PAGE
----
The distinction between the two varieties are that acquired defects are often the result of some disease process which affects the colour vision receptors or higher neural pathways. Congenital colour vision defects are genetically related.
Keratoconus (conical cornea) is an recessive inherited condition usually apparent between the ages of 10-25yrs. Incidence of the condition is approximately 1 in 5,000.
The condition manifests as a thinning of the corneal apex, or central area of the cornea. With the weakening of the tissue there is a bulging of the tissue which increases the myopia of the affected eye. Initial correction is via spectacles whereby reasonable vision can be attained. Subsequent treatment is via a rigid contact lens which will provide a new front surface to the optical system of the eye.
Styes are common eyelid problems and are a type of "boil" involving an eyelash follicle. There is generally a tense swelling with redness and pain, until the abscess escapes. Application of local heat, using a compress can assist in easing the pain and bring the stye more quickly to a "head".
Internal stye, tarsal cyst or chalazion is a chronic granuloma of the Meibomain gland of the eyelid. This manifests as a small hard spherical lump within the eyelid, often easily felt but not seen. Treatment varies, depending on the size and/or associated discomfort which may be caused by the swelling of the eyelid.
Other common eyelid problems include blepharatis, which is a kind of "dandruff" of the eyelid margin. The eyelid margins are red-rimmed with flakes and scales among the eyelashes. Burning discomfort and itching comes and goes. Treatment involves cleansing of the eyelid margin, using sterile wipes or eye ointments.
Conjunctivitis is an inflammation of a mucous membrane and therefore in most types there is a red eye, thickening of the conjunctival tissue and some discharge of mucous or mucous and inflammatory cells. The causes of Conjunctivitis include; bacterial infection, viral infection and allergic reactions.
Typical bacterial conjunctivitis, is caused by the common staphylococcus and diplococcus pneumoniae to the less common organisms of the haemophilus group. Infection is generally in both eyes with the patient experiencing discomfort in the form of a "smarting" and grittiness, moderate photophobia, but minimal pain. Discharge from the infection causes the well known symptoms of eyelids stuck together on wakening or having a "crusty" appearance. Bacterial conductivities responds well to antibiotic treatment.
Viral infections, sometimes caused by adenoviruses which are often involved in upper respiratory tract infections, cause inflammation of the membrane on the back of the eyelid.
Allergic conjunctivitis results from hypersensitivity to exogenous antigens. There are many forms, with some examples being, profuse watering due to hay fever, chronic inflammation as a result of a reaction to locally applied drugs. The treatment is to remove the antigen and use of vasoconstrictors.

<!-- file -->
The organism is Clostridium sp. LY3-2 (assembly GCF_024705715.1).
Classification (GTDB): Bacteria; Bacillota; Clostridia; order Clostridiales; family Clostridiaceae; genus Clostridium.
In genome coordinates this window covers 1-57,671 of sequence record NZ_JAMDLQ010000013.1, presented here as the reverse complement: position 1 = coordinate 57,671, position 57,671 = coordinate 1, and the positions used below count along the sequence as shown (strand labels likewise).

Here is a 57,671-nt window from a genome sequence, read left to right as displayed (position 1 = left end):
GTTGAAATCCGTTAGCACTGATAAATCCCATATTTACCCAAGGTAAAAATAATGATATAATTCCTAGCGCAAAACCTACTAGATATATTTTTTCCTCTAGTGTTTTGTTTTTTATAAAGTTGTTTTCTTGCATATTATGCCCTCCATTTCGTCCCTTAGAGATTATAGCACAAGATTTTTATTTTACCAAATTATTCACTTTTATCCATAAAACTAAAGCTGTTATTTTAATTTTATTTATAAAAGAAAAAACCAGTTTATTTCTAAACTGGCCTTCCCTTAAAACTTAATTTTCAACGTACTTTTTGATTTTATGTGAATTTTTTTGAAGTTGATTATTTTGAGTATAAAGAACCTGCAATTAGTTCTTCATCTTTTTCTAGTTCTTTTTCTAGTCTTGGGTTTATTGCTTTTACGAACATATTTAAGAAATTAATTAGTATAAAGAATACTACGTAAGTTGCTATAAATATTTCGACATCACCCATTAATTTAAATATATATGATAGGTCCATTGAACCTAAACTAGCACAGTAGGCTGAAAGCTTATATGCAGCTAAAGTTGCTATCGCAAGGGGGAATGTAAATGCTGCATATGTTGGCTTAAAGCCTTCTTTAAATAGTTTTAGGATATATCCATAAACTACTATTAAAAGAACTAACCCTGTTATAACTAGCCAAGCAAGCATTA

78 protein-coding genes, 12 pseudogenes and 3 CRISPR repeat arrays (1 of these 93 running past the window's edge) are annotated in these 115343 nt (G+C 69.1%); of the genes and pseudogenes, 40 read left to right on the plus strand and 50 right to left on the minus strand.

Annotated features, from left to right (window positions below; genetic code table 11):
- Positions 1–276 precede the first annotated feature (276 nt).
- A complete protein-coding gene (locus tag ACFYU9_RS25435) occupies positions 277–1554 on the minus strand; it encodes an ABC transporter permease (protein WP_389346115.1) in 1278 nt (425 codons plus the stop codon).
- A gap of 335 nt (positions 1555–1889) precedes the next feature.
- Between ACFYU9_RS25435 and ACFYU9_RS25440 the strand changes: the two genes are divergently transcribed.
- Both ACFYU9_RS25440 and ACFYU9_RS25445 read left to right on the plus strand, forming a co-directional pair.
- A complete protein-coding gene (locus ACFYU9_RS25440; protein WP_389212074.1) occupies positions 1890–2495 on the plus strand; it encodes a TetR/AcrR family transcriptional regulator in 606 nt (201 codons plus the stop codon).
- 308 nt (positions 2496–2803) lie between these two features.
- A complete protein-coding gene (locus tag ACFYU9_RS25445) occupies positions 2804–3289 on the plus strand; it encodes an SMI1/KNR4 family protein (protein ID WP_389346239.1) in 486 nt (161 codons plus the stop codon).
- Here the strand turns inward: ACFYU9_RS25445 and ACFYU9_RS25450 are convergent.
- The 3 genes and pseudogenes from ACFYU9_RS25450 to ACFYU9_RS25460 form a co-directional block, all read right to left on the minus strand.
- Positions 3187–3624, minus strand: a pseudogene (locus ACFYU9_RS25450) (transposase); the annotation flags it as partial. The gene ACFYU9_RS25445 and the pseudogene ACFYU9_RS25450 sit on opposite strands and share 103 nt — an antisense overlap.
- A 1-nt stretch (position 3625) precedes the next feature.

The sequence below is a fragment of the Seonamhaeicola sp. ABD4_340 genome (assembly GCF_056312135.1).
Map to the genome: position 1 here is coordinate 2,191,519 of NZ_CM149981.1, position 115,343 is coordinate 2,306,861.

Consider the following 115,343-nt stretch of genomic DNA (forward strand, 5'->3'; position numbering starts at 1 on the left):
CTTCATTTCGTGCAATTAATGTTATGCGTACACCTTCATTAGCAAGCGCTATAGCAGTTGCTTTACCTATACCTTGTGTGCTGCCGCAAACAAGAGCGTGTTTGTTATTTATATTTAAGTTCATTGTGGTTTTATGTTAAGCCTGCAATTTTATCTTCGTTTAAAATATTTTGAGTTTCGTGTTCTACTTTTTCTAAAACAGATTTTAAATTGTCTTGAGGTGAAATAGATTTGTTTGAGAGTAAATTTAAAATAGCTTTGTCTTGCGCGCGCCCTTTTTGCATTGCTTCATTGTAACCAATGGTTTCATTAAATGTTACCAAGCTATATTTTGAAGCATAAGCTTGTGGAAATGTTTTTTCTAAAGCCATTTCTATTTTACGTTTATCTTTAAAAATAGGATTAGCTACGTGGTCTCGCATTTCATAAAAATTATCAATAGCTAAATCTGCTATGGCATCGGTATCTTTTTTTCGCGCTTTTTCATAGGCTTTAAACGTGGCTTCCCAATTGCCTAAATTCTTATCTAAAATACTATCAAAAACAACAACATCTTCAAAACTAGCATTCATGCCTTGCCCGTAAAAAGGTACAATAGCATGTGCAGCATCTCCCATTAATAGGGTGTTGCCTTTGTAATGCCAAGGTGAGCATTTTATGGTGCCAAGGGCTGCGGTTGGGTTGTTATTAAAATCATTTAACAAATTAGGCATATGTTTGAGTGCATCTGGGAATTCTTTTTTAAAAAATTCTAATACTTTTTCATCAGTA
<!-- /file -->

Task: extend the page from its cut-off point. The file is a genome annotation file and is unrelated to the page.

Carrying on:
Benefits: - no need to wear glasses - no spectacle scotoma - ie "blind-spot" due to frame edge - overcome problems of spectacle magnification, especially when large difference in spectacle prescription between the two eyes.
In general eyedrops shouldnt be used with contact lenses because the lens can absorb the eye drop and result in a concentrated buildup of the solution. There are special, "in-eye" lubricants that many manufacturers/pharmaceutical companies produce for use with contact lenses. Check with your eyecare professional if any doubts about the solution.
Short answer - No !. There are a number of "nasty" micro- organisms, especially acanthomeba (sp) which likes feeding on corneal tissue. Storing lenses in water also defeats the purpose of using a disinfecting solution as there is no disinfection occurring. If anything you are exposing your lenses to more potentially dangerous microorganisms.
he lenses will not automatically self-destruct at the end of the wearing period :-) The lenses should be discarded when the lens wearing time has elapsed, as advised by your eyecare professional. This wearing time/period has been chosen to minimise complications with contact lens wear so it should be adhered to !
Cover the other eye to determine if vision is still clear from the eye where you suspect that youve lost the lens. If vision is blurred then more than likely the lens is either dislodged from the cornea or has fallen from the eye.
Short answer is no. The conjunctiva, the tissue that covers the white part of the eye (the sclera) forms a cul-de-sac between from the edge of the cornea to the eyelid margin. Sometimes a contact lens, especially a soft contact lens may roll up and become difficult to find. An eyecare practitioner will be able to locate the lens and remove it.
The cornea the "clear part of the eye", is avascular or without a blood supply. It is avascular otherwise it wouldnt transmit light without distortion. As a result of this living tissue being avascular it is necessary to obtain oxygen from the atmosphere. The wearing of a contact lens interrupts the flow of oxygen to the cornea and due to changes in the metabolic pump of the corneal cells the tissue thickens, called oedema. Contact lenses, as described in Sections 3.3 and 3.4, are manufactured from material that allows maximum oxygen transmission. But this is still not exactly the same as the 20.4% therefore the lens wearing time must be controlled to reduce oxygen deprivation to the cornea.
SSoft lenses are manufactured from a plastic hydrogel polymer, HydroxyEthylMethacrylate (HEMA) which has a varying water content (38% - ~70%). Lens size is between 13.00 and 14.50mm. Centre thickness from ~30um.
Hard contact lenses are manufactured from a rigid material, PolyMethylMethacrylate (PMMA). This material can be combined with other plastics to increase the oxygen permeability. Lens size is between